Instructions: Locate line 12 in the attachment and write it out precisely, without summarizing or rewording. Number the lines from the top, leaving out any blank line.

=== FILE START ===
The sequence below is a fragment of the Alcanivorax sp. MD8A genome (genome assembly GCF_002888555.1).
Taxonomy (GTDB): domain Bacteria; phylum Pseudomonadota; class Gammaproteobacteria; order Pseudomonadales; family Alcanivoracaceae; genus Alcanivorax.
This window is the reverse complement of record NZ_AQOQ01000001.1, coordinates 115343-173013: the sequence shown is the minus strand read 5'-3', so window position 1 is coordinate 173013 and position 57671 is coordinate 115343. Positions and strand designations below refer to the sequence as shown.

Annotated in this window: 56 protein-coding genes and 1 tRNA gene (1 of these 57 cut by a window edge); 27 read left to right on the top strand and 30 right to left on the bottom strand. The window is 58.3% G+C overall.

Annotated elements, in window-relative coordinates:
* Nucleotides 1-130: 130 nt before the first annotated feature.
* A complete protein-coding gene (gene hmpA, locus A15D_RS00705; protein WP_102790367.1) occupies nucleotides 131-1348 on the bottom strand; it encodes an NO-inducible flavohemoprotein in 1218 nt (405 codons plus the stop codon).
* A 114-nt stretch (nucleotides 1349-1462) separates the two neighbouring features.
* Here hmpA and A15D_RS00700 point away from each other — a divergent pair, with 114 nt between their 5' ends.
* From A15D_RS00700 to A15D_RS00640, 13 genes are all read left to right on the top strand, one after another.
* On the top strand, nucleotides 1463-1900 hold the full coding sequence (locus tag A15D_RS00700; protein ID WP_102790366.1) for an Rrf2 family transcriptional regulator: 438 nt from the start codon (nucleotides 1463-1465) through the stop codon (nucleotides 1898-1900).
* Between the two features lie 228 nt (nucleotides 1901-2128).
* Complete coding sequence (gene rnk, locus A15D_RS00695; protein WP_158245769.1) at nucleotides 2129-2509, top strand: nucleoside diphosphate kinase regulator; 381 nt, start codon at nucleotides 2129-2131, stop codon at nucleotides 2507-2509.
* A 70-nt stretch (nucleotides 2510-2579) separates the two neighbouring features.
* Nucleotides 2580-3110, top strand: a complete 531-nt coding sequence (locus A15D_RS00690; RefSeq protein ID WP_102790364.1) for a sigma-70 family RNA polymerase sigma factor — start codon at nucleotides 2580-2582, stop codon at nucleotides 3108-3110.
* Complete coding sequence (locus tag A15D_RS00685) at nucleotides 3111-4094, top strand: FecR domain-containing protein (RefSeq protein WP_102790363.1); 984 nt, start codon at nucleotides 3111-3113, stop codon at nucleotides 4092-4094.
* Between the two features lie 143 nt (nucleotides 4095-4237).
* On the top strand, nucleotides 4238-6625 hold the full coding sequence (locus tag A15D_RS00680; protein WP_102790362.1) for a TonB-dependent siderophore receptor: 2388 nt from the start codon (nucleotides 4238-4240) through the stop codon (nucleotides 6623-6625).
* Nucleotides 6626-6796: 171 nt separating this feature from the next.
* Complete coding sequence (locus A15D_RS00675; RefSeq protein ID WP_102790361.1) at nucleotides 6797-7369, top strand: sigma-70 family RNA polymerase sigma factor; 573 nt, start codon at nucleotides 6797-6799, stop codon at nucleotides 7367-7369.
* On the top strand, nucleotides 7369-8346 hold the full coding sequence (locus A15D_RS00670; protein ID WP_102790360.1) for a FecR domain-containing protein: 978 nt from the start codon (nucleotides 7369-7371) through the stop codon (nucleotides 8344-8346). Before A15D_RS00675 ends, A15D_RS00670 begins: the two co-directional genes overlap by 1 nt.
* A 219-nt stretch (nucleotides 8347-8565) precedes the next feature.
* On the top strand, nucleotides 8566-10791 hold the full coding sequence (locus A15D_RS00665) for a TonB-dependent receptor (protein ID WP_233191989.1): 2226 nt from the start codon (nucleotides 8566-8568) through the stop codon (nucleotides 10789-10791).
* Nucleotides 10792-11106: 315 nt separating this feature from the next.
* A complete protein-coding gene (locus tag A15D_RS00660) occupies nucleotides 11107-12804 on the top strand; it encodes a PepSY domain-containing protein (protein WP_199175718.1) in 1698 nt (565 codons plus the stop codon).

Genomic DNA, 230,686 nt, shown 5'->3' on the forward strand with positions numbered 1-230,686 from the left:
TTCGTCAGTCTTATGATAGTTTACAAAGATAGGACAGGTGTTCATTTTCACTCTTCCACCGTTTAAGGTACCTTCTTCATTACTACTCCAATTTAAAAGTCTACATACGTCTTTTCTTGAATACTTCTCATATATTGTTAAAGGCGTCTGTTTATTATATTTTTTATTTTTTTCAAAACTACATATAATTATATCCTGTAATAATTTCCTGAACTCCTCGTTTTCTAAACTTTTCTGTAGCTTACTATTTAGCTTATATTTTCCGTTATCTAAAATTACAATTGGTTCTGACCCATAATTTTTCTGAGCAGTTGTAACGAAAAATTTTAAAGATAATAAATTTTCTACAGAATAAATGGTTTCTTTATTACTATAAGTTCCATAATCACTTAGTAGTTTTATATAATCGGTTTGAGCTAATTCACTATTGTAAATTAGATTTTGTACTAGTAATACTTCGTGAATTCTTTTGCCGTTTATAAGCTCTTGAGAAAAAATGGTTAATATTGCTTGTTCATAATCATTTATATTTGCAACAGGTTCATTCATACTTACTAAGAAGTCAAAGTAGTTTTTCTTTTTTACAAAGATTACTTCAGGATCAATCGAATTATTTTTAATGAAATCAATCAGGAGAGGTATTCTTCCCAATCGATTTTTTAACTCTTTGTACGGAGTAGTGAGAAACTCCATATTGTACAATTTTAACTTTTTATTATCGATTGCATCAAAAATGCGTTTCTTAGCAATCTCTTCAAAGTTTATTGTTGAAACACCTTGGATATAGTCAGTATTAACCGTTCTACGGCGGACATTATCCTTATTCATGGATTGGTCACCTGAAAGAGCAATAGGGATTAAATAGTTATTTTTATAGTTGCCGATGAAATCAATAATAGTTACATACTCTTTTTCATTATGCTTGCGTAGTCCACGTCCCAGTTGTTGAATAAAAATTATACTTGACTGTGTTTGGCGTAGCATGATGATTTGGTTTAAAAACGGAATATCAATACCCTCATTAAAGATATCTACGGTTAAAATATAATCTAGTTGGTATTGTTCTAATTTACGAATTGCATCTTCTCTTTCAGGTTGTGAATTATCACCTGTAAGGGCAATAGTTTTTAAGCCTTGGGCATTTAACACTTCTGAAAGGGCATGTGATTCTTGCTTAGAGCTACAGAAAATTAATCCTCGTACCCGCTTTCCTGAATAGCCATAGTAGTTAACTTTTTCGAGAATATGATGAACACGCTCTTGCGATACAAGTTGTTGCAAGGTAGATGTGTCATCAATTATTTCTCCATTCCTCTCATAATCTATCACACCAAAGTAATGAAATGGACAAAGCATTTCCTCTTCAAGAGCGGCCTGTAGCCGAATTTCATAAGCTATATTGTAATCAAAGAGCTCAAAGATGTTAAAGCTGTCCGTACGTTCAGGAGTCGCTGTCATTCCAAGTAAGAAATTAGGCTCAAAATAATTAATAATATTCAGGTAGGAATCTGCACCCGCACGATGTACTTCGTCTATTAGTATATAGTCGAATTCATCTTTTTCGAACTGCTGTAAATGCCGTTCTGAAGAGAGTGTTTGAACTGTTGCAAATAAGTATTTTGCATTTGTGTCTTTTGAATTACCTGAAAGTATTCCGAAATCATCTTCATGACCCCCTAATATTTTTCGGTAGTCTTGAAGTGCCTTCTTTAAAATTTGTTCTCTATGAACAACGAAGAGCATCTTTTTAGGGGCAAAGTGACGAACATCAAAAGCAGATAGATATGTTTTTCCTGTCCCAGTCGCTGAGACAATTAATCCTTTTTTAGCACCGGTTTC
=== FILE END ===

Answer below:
* Between the two features lie 228 nt (nucleotides 1901-2128).